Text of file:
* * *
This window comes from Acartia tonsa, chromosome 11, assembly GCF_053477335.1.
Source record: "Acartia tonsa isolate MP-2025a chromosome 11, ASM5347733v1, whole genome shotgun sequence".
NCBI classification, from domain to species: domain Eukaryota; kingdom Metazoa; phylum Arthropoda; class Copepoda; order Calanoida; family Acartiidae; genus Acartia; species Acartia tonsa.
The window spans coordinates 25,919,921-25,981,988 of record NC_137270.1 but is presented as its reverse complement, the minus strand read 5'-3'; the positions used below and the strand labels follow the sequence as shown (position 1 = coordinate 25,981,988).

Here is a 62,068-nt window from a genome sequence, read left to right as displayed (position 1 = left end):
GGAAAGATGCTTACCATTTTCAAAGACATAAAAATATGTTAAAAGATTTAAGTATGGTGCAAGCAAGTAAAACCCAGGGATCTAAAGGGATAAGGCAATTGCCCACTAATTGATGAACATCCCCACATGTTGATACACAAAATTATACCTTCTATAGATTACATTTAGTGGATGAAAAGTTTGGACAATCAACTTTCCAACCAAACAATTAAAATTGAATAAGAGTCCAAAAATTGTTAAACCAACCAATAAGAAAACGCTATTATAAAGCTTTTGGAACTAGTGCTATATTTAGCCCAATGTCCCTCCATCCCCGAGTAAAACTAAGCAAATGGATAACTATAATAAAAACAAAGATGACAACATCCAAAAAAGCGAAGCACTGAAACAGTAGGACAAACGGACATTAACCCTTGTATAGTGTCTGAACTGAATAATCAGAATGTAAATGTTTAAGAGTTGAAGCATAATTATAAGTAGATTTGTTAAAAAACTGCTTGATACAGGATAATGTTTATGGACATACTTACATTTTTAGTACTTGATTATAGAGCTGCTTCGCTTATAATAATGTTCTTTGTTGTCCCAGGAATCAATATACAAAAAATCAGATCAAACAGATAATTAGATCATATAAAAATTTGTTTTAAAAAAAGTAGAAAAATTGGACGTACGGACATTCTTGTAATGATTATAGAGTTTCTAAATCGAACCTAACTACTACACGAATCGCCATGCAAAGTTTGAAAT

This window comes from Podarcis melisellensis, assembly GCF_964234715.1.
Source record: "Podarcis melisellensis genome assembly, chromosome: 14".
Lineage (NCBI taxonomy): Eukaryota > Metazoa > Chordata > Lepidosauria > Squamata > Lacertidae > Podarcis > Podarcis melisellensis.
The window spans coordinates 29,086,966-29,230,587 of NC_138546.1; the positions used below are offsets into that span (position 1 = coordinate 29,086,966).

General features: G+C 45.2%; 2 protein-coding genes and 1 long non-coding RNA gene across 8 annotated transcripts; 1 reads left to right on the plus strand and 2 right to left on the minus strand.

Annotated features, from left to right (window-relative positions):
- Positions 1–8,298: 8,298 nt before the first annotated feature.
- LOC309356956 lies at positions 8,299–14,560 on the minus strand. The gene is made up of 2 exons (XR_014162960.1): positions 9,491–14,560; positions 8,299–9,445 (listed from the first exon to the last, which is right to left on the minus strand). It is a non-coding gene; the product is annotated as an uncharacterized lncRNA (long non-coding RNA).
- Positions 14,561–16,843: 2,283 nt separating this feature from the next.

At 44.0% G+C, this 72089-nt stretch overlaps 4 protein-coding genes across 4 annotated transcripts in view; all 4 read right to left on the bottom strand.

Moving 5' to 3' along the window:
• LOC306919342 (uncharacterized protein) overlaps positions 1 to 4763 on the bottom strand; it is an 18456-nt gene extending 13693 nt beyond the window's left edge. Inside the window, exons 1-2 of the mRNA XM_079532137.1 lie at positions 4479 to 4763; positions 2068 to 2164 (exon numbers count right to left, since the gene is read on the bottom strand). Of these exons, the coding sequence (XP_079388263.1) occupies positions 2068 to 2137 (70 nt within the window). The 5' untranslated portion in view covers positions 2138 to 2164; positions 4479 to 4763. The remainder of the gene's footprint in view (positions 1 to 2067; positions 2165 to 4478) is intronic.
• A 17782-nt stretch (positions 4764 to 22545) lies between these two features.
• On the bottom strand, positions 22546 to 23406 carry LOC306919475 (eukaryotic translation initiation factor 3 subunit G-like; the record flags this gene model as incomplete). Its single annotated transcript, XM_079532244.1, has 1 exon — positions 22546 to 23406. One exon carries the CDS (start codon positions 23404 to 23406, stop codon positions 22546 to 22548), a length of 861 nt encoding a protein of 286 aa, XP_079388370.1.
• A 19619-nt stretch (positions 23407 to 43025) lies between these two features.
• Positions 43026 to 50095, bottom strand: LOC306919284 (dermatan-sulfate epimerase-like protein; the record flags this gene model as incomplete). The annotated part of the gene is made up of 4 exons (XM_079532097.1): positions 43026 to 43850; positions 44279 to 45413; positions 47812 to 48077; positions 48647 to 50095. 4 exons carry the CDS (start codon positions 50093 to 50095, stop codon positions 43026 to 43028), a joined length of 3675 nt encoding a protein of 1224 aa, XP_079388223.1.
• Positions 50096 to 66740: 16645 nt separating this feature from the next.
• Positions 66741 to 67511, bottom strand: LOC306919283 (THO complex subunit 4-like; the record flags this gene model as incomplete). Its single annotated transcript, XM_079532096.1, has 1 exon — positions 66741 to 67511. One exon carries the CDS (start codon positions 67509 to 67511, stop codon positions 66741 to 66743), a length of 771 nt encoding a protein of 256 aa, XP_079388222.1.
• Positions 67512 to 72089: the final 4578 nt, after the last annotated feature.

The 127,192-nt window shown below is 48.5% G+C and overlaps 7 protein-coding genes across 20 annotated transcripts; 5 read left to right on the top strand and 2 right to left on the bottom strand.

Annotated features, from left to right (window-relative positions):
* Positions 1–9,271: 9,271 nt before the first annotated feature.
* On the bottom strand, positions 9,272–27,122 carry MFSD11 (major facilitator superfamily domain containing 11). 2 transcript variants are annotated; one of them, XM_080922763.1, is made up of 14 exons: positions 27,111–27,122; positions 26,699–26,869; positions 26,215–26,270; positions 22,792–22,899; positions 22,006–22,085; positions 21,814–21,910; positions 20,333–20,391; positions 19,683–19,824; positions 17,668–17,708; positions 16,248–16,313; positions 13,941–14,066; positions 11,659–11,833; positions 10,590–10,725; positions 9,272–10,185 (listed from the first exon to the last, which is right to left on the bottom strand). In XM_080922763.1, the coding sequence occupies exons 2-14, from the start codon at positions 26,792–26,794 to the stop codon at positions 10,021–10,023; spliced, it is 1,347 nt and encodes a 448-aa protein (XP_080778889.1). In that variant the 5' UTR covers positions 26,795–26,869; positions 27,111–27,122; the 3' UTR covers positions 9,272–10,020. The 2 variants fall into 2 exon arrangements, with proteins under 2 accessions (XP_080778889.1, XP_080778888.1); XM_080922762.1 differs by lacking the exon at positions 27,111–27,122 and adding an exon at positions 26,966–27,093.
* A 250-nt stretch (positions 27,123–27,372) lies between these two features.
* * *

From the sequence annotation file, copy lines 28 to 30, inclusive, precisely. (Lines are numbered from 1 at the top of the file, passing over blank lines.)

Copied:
* Positions 1–9,271: 9,271 nt before the first annotated feature.
* On the bottom strand, positions 9,272–27,122 carry MFSD11 (major facilitator superfamily domain containing 11). 2 transcript variants are annotated; one of them, XM_080922763.1, is made up of 14 exons: positions 27,111–27,122; positions 26,699–26,869; positions 26,215–26,270; positions 22,792–22,899; positions 22,006–22,085; positions 21,814–21,910; positions 20,333–20,391; positions 19,683–19,824; positions 17,668–17,708; positions 16,248–16,313; positions 13,941–14,066; positions 11,659–11,833; positions 10,590–10,725; positions 9,272–10,185 (listed from the first exon to the last, which is right to left on the bottom strand). In XM_080922763.1, the coding sequence occupies exons 2-14, from the start codon at positions 26,792–26,794 to the stop codon at positions 10,021–10,023; spliced, it is 1,347 nt and encodes a 448-aa protein (XP_080778889.1). In that variant the 5' UTR covers positions 26,795–26,869; positions 27,111–27,122; the 3' UTR covers positions 9,272–10,020. The 2 variants fall into 2 exon arrangements, with proteins under 2 accessions (XP_080778889.1, XP_080778888.1); XM_080922762.1 differs by lacking the exon at positions 27,111–27,122 and adding an exon at positions 26,966–27,093.
* A 250-nt stretch (positions 27,123–27,372) lies between these two features.